Astro Boy comes rocketing onto Blu-Ray and DVD but the jet stream stalls and fades out in its attempt to claim any artistic or commercial glory – leaving it to plummet into the cloudy depths of mediocrity.
Based on the Japanese manga, this American retelling of the tale is set in the future where a lot of us seem to be living on a strange elevated piece of land that floats in the sky. It’s literally a high society – with a skyscraper vision of the future leading the way.
Astro Boy tells the tale of a brilliant young lad who is blown up in an experiment gone wrong at a military lab co run by the boy’s own father – an even more brilliant scientist. With only his sons cap surviving the blast (curious that this managed to survive intact?) and a hair for DNA – he recreates the boys memories and places them into a replica robot who has one or two added features (you know, like the ability to fly, shoot weapons and knock the crap out of robots a lot bigger than he is).
Of course at some point it all starts to seem a bit wrong and the boy is out in the junkyard Earth below to fend for himself. It’s here that he meets a group of outcasts who take him in, unbeknownst of his true identity.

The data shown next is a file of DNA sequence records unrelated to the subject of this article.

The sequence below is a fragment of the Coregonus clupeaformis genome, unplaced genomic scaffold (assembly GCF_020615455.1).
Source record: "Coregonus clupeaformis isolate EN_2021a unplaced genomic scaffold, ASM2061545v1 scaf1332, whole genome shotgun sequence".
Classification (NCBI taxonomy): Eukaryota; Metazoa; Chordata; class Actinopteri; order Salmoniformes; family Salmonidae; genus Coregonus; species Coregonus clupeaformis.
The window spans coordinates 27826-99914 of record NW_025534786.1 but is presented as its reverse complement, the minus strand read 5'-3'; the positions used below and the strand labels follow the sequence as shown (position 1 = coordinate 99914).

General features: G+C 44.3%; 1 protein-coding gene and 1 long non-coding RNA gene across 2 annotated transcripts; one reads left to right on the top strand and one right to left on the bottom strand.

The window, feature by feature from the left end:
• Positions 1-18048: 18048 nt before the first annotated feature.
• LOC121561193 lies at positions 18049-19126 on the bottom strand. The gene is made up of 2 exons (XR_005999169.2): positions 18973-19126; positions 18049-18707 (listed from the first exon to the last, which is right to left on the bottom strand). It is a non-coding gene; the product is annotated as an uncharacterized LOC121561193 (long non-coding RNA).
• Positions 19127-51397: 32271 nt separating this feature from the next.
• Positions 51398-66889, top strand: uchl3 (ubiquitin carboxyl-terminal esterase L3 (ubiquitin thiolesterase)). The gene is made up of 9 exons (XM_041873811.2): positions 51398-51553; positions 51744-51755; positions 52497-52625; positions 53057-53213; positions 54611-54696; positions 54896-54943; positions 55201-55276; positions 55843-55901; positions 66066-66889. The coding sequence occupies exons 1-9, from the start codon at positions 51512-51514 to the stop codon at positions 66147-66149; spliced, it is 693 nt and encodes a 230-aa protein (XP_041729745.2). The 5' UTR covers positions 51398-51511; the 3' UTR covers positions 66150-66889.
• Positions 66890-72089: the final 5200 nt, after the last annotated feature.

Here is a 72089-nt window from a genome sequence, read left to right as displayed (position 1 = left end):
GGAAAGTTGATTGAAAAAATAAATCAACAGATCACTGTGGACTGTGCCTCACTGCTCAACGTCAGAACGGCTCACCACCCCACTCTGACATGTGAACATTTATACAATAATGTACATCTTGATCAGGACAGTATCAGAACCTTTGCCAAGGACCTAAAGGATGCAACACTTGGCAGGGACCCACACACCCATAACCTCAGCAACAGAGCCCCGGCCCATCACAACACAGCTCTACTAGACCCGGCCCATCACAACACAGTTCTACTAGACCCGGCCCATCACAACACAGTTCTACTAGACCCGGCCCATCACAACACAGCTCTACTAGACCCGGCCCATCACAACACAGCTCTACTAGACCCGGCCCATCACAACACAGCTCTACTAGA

The look of the film is perhaps a little bit too clean looking – an animated style that will stand out for the kids but may make some adults sulk that what they have is purely meant for their children to enjoy and in that case you get pretty much the whole kit; an adventurous young hero with an inner problem to overcome, a rag tag group of friends, a villainous military leader and plenty of wacky confused companions to make jokes and run into hard objects at high speed all for your lively amusement.
The problem is, the jokes are never hilarious, the action sporadic at best, the drama fairly trite; although it is brave enough to have a scene where our hero is literally obliterated by an explosion. But even then what we still get is a robot and humans story and many themes and parallels to the much superior Wall-E. Like a lot of the humour in this film it may have been a case of bad timing for this release.
Having said that there is still an impressive cast attached to the film including Nicolas Cage, Donald Sutherland, Bill Nighy, Matt Lucas, Nathan Lane and Freddie Highmore as Astro.
The extras are fairly flimsy; a few minor and very short pieces on the design of the film and a couple of very short added on cartoons that take place after the fact – neither of which are much to write home about. The look of the film is good on Blu-Ray – which kids will enjoy – but the vision of the future seems like an idea that was good at the time, but forgotten about in the film after the first half hour. A bright and glimmering vision of the future that is perhaps a bit too shiny.